In a court document, which the BBC has seen, the Saguache County Sheriff’s Office said it had “received many complaints from families within the United States saying that the group is brainwashing people and stealing their money”.
No-one from the group, whose website is not accessible, could be reached for an interview. A Facebook page affiliated with Love Has Won did not respond to a request for comment.
One of Ms Carlson’s three children, Cole Carlson, said it was the unpleasant allegations that pained him most. They were part of the reason Mr Carlson, 25, had been largely estranged from his mother for most of his life.
“My life is normal, other than the fact my mum left to join a cult,” Mr Carlson told the BBC.
He was 12 when his mother, a former McDonald’s employee from Texas, decided to pursue her divine mission. His voice cracked with emotion when he described the moment he found out.
He was supposed to spend Christmas in Houston with his mum but, shortly before the trip, his dad told him what had happened. His mum had gone, leaving her children – including a son aged two – in the care of their fathers.
Despite this painful memory, Mr Carlson said he loved his mother unconditionally.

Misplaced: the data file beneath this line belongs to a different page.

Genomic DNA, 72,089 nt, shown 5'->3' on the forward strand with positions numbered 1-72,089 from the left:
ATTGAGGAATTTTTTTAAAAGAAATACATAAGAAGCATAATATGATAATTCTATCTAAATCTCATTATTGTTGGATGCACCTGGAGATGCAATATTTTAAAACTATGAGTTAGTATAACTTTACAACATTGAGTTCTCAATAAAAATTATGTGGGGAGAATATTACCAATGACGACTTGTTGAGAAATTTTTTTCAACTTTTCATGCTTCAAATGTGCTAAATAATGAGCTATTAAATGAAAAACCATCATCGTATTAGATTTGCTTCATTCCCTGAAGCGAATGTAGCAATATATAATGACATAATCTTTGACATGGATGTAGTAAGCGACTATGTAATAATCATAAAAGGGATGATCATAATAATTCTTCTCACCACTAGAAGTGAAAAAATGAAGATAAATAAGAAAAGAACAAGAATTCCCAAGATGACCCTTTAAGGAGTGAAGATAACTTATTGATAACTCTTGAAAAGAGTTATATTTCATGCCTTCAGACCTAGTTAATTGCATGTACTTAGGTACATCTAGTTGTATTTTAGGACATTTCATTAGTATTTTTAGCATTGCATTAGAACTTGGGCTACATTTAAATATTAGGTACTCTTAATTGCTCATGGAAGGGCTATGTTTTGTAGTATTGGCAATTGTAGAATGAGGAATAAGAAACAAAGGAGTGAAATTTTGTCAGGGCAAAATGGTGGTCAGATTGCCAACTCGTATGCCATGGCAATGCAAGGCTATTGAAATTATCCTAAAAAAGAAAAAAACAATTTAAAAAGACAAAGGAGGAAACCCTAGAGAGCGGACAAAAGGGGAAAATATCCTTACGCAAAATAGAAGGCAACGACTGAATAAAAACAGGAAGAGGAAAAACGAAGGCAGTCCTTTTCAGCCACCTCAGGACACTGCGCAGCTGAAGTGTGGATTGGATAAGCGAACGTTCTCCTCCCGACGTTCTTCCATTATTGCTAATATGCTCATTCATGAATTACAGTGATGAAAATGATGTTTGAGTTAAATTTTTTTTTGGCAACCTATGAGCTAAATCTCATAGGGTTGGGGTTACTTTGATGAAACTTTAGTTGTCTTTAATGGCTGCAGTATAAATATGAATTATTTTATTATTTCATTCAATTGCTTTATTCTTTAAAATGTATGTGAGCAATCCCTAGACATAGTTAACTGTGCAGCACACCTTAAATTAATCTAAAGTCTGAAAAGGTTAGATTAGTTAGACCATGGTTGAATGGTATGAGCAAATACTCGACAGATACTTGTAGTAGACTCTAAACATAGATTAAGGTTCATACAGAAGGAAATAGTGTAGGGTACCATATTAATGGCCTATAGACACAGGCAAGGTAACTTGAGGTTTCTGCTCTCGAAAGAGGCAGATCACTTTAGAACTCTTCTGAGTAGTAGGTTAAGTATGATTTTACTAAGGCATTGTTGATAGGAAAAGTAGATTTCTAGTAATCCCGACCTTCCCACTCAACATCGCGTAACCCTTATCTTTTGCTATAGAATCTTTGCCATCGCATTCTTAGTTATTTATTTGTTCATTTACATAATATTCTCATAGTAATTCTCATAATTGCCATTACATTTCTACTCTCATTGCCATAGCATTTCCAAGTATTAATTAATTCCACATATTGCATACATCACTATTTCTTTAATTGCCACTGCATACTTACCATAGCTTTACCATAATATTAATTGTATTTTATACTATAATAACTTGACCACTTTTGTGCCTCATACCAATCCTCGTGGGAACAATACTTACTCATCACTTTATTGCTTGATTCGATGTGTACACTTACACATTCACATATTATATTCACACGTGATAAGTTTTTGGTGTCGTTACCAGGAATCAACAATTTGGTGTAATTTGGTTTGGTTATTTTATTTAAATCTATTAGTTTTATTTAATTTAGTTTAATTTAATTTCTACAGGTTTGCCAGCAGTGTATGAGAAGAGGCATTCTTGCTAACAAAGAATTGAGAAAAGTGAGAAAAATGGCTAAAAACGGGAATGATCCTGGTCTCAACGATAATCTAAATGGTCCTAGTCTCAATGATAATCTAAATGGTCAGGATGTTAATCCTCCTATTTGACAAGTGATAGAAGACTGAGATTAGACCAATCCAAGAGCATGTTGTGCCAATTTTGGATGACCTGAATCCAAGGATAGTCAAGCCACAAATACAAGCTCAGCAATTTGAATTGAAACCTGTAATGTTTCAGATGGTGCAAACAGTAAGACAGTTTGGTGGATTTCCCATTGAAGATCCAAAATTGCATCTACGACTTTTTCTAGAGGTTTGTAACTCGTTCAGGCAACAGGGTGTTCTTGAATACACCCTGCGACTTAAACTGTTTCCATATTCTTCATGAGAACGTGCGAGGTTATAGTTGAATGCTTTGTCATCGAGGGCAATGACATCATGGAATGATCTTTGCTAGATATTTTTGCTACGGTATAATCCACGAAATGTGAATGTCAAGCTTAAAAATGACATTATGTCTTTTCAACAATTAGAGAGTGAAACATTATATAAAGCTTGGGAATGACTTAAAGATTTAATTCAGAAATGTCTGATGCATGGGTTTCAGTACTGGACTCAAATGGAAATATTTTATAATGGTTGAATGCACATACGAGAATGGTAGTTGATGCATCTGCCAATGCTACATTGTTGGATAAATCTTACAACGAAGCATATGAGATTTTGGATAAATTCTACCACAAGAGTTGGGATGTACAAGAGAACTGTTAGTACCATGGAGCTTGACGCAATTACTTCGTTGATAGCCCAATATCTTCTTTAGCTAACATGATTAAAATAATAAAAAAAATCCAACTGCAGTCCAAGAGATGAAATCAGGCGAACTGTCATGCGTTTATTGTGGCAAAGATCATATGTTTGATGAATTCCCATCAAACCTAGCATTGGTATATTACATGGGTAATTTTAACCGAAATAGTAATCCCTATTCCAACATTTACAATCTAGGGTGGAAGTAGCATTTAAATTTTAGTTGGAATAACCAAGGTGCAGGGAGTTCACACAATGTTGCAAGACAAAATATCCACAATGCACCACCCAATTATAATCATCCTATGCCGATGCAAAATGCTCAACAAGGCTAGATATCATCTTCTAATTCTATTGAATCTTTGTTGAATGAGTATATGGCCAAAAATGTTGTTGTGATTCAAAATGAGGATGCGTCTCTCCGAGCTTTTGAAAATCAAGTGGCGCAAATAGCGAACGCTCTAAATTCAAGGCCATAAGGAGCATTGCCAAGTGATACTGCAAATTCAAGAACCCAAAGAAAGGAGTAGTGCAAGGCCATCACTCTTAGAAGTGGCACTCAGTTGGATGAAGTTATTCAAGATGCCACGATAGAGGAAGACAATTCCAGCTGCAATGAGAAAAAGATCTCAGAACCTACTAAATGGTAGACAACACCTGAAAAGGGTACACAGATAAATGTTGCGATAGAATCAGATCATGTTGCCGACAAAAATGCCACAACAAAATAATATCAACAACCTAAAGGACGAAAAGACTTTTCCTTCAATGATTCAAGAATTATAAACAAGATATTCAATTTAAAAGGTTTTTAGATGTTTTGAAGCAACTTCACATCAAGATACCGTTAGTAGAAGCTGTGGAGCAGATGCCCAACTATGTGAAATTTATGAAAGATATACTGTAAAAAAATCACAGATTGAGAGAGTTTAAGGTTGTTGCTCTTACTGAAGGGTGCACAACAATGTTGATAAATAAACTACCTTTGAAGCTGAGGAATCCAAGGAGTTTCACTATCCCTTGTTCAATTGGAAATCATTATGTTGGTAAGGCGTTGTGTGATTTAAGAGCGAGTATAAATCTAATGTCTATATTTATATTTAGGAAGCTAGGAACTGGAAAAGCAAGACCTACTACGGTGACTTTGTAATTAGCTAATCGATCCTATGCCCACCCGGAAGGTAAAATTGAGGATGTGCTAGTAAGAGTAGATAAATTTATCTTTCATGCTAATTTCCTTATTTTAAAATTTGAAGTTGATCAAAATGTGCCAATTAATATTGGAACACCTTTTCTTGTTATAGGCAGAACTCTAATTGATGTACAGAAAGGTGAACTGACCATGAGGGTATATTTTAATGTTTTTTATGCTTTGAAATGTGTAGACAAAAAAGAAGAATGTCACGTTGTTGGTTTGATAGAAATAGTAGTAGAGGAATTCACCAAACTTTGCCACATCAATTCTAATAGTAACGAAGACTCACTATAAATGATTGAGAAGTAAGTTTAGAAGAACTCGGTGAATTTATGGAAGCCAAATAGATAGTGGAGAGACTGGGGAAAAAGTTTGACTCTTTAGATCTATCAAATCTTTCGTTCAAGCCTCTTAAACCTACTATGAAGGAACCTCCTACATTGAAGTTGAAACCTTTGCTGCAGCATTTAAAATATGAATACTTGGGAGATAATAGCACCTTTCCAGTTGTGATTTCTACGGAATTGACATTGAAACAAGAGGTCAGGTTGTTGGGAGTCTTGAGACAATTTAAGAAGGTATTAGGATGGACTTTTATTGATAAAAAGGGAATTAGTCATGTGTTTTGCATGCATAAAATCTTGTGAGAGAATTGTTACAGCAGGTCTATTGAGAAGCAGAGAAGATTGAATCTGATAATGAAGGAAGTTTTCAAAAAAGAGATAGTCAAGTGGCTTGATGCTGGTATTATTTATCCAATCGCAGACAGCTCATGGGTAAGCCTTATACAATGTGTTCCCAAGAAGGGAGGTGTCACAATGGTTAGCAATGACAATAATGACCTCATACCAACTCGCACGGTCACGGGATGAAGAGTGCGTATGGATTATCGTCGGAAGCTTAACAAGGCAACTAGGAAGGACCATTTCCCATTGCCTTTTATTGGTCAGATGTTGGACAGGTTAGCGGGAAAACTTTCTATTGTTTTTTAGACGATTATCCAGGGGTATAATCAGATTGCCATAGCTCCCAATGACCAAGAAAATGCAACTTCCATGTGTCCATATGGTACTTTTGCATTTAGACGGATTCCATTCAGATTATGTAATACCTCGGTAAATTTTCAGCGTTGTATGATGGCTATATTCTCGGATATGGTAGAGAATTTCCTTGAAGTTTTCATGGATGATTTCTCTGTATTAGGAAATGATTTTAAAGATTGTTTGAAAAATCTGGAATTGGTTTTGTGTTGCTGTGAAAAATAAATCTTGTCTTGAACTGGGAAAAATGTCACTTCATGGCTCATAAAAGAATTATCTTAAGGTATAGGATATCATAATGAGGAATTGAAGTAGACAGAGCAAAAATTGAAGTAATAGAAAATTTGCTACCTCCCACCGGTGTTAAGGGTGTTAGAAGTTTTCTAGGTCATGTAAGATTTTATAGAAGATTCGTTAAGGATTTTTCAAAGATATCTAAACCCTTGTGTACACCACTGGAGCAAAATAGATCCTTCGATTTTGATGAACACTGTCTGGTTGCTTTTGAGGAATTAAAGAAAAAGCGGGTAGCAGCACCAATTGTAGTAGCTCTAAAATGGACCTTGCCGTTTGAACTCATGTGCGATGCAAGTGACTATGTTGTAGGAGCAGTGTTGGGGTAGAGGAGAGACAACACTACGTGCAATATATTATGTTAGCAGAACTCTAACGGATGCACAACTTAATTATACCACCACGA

“She wasn’t the best mother, even when she was around. But I loved her to death,” Mr Carlson, who lives and studies biology in Portland, Oregon said.
There was no shortage of love in Ms Carlson’s life, her sister Ms Renninger said. They had a “great upbringing” with loving parents in Dallas.
In school, Ms Carlson was a straight-A student and a leading choir member with an angelic voice. Only in early adulthood, when she started speaking to strangers on the internet, did her spiritual persona materialise.
When she left home to be with those strangers, many of her family members never saw or spoke to her again.
The family said they tried to help numerous times but to no avail. They even enlisted CBS talk-show host Dr Phil, who questioned Ms Carlson and her followers in an emotionally charged TV intervention last year.
Yet, nothing worked. She remained in thrall to the movement until the end.
The circumstances of her death are still under investigation. Last week, a prosecutor said he planned to file more severe body-tampering charges against the seven people arrested over Ms Carlson’s death.
The seven were staying at the home of Miguel Lamboy, a suspected member of Love Has Won, when the body was found on 28 April.
The body was in a bad condition, with grey skin, missing eyes, and teeth exposed through the lips, Mr Lamboy told police.
These grisly details have shocked Ms Carlson’s family and called to mind the fates of other messianic personalities – from Shoko Asahara and David Koresh, to Charles Manson and Jim Jones.
Their lives should serve as cautionary tales to anyone considering joining a cult, Ms Carlson’s mother, Linda Haythorne, told the BBC.
“Even though she did some terrible things, she was still human,” she said. “I want to get the word out how dangerous cults are and hopefully, we will help another mother, sister or child.”